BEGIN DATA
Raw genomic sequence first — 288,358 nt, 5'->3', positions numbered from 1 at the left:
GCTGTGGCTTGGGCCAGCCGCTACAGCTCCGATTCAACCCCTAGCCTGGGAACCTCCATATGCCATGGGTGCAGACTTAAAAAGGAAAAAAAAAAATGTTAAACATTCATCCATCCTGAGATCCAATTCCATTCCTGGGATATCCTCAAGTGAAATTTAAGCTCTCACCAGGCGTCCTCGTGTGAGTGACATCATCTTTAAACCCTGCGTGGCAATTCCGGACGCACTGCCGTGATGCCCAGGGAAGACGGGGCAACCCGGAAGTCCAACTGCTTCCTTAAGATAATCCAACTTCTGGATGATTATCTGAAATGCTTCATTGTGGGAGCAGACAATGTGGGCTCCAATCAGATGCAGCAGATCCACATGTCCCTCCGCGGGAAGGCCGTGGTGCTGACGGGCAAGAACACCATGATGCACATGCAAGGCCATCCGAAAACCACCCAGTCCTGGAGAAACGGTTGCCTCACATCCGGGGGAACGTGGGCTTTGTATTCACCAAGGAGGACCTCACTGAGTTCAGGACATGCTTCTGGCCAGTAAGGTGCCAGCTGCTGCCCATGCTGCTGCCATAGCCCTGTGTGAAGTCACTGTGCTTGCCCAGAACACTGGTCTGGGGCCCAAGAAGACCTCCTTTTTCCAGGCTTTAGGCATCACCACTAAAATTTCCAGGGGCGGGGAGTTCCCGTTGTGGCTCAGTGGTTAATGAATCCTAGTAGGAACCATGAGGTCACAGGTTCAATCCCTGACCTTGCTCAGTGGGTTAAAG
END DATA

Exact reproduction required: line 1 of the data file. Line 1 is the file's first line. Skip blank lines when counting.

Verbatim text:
Raw genomic sequence first — 288,358 nt, 5'->3', positions numbered from 1 at the left: